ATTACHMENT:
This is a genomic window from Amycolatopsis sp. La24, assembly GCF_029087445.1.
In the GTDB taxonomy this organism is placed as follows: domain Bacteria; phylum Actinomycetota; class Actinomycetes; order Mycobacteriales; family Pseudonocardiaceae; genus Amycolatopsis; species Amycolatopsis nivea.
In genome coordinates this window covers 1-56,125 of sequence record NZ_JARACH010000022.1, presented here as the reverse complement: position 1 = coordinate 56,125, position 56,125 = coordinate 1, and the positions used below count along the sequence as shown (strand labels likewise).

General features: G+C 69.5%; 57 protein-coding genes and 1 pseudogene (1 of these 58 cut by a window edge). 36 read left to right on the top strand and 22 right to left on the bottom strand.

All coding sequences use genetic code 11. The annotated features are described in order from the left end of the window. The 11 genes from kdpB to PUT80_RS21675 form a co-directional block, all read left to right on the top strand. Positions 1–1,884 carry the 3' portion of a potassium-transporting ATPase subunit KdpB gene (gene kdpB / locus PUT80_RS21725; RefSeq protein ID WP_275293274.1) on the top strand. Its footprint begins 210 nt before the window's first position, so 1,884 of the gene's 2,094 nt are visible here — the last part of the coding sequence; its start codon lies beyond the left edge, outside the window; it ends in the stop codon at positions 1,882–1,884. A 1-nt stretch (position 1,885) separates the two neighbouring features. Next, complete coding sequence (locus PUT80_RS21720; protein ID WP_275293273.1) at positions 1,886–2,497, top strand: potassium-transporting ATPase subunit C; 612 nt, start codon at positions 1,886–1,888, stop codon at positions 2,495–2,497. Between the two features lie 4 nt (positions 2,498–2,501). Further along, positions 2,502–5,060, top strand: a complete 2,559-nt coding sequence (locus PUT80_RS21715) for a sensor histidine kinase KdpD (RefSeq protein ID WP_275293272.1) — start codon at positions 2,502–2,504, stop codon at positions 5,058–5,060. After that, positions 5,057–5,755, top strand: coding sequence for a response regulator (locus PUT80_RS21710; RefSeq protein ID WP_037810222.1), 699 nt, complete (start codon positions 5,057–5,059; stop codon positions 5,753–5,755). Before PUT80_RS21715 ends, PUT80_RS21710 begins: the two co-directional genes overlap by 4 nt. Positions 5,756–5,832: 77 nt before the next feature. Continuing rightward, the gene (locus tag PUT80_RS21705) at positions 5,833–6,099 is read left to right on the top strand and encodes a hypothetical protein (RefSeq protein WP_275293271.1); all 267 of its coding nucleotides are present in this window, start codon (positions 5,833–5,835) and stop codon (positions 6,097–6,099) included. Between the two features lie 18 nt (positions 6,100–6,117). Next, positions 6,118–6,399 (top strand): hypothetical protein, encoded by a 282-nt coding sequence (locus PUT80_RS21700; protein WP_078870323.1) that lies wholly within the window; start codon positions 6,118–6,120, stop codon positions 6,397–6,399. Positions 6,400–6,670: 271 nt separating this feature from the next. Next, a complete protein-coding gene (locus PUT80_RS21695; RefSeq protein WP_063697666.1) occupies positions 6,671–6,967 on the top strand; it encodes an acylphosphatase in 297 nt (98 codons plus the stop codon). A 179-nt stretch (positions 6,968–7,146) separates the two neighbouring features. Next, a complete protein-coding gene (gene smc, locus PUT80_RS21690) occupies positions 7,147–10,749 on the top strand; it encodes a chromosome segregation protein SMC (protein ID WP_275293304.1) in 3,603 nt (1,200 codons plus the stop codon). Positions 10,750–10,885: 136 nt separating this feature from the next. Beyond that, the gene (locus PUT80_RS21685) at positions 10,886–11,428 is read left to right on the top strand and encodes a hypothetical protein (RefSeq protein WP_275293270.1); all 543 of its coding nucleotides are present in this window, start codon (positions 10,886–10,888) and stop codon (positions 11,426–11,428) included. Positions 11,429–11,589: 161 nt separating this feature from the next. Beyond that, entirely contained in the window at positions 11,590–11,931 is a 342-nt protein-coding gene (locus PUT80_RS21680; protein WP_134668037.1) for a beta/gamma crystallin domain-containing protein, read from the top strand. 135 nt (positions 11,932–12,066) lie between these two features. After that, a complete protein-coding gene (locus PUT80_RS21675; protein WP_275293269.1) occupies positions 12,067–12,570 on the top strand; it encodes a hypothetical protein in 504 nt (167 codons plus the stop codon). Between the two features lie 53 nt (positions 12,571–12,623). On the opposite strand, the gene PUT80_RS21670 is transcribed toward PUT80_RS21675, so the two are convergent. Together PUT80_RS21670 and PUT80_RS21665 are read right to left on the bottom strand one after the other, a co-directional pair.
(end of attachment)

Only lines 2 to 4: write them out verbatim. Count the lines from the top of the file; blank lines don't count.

In the GTDB taxonomy this organism is placed as follows: domain Bacteria; phylum Actinomycetota; class Actinomycetes; order Mycobacteriales; family Pseudonocardiaceae; genus Amycolatopsis; species Amycolatopsis nivea.
In genome coordinates this window covers 1-56,125 of sequence record NZ_JARACH010000022.1, presented here as the reverse complement: position 1 = coordinate 56,125, position 56,125 = coordinate 1, and the positions used below count along the sequence as shown (strand labels likewise).

General features: G+C 69.5%; 57 protein-coding genes and 1 pseudogene (1 of these 58 cut by a window edge). 36 read left to right on the top strand and 22 right to left on the bottom strand.